Violet Hong finds her footing in Ballet Manila
By Giselle P. Kasilag
Unlike most little girls, Violet Hong didn't really dream of becoming a ballerina and dancing in pink tutus. Painfully shy and quiet at the age of five, she was content to follow her best friend's lead. Thankfully, the interest turned to ballet and the two girls found themselves learning to stand on their toes.
"Ballet was always like a hobby to me. I just go because it's time to go for classes. I never thought that I would be a ballet dancer until my teacher said, 'You should be training. You might be the next Yuan Yuan Tan of Malaysia.' But I didn't take it seriously because it sounded like a joke!" Violet recalls. (Born in Shanghai, Yuan Yuan Tan is a principal dancer with the San Francisco Ballet.)
It turned out that her teacher really did see something in Violet and was quite serious about seeing her dancing on stage. When the ballet school organized a production of Romeo and Juliet, she was immediately chosen to perform the female lead.
Back then, her home was quite far from the studio and she was not able to attend classes as often as she should. Unfazed, her teacher volunteered to pick her up and drive her home just to make sure she got to rehearse regularly.
Violet was in her final year in university. While her parents encouraged the hobby, they were not completely sold on a dancing career for their daughter. They wanted her to become an accountant. "Accounting is the best job ever!" she was told repeatedly.
But when her father saw the lengths she would go to make rehearsals and be ready for stage, something clicked and he realized that his daughter was quite serious.
"My dad came and watched all three performances. Then he told me, 'Oh, you really like dancing!'" Violet shares.
He struck a bargain with his daughter. She would be allowed to pursue ballet seriously only if a school would accept her and if she would receive a certificate upon completion of training. At 22 years old, Violet's prospects seemed slim. Most dancers begin training at a very young age, pursuing a professional career as early as 12.
The search was difficult until a friend pointed her down under.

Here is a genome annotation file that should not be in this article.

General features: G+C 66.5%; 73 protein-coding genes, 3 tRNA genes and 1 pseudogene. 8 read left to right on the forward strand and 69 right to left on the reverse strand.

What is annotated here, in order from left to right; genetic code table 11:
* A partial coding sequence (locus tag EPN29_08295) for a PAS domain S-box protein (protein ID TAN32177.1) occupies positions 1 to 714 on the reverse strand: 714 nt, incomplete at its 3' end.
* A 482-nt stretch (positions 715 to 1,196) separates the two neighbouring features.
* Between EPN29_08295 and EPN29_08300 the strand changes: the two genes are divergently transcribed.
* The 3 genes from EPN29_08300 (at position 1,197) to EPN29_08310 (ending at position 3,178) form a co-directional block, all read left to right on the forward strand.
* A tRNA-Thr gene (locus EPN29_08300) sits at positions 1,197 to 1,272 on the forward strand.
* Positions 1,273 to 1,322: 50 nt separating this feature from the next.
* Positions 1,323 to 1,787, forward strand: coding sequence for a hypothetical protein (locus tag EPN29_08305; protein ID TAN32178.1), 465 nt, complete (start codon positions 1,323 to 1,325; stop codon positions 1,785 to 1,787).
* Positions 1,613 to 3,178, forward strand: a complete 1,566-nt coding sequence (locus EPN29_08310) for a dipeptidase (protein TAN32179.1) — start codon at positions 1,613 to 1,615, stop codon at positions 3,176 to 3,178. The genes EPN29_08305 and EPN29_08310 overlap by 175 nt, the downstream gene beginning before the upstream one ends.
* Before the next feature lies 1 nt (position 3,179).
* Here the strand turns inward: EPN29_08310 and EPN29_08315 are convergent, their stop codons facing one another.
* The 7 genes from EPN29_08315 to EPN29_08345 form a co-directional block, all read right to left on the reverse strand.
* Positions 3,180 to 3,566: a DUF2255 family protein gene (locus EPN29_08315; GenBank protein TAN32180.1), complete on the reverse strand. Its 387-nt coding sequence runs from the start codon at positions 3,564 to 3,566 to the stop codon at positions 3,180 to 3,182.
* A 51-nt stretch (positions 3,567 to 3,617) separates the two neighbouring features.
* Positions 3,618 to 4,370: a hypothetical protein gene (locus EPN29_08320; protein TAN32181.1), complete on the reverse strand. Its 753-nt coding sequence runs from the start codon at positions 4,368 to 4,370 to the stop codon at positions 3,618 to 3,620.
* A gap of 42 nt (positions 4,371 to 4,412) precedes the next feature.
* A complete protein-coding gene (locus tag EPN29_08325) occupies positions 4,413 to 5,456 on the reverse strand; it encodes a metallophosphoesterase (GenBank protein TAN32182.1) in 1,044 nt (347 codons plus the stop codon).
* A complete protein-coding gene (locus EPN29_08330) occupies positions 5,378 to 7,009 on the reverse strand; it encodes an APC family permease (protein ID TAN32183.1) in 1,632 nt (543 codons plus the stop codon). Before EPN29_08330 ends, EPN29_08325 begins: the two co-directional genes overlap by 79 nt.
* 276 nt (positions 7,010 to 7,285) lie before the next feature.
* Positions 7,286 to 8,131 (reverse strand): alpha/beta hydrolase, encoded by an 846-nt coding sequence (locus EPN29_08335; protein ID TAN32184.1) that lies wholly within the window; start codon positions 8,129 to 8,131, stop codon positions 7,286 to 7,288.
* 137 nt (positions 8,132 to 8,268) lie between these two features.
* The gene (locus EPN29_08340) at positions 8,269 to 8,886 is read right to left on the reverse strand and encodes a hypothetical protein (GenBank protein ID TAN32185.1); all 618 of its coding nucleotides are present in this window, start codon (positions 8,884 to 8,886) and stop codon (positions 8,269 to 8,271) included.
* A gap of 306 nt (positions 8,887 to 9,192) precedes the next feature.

"She told me about this school, the Australian Conservatoire of Ballet. They provide diploma courses, and they said, 'It's okay. We can accept you.' Within a month, I was on a plane to Australia."
The adjustment was a struggle. Apart from getting used to a new country, Violet had to shed her "hobby" mindset and shift to a more professional outlook. Used to dancing only once or twice a week, the daily classes from 9 a.m. to 4 p.m. took its toll. She was in a lot of pain.
Emotionally, she clung to her father's encouragement for support. Still very shy, Violet found it difficult in the beginning because her peers were all much younger than her and she didn't speak English as fluently then. But when she found her footing, she finally understood why she fought so hard for this chance to dance. Ballet, she realized, was – and is – so much fun!
The experience taught her to be independent. She learned to take care of herself – from cleaning up to ensuring that she got enough to eat. Having lived a pampered life in Malaysia, her time in Australia taught her how to be strong, to face problems head on and to enjoy the new experiences that life had to offer.
She completed the training and came out of it stronger than ever. But once again, it was decision time.
"After two years, I was like, 'Oh no! I'm going to do nothing!' I was so scared to go back to Malaysia!" says Violet with a laugh. But she didn't need to look far. The school organized a trip to Europe called an audition tour where the graduates could apply to the various ballet companies to jumpstart their professional career.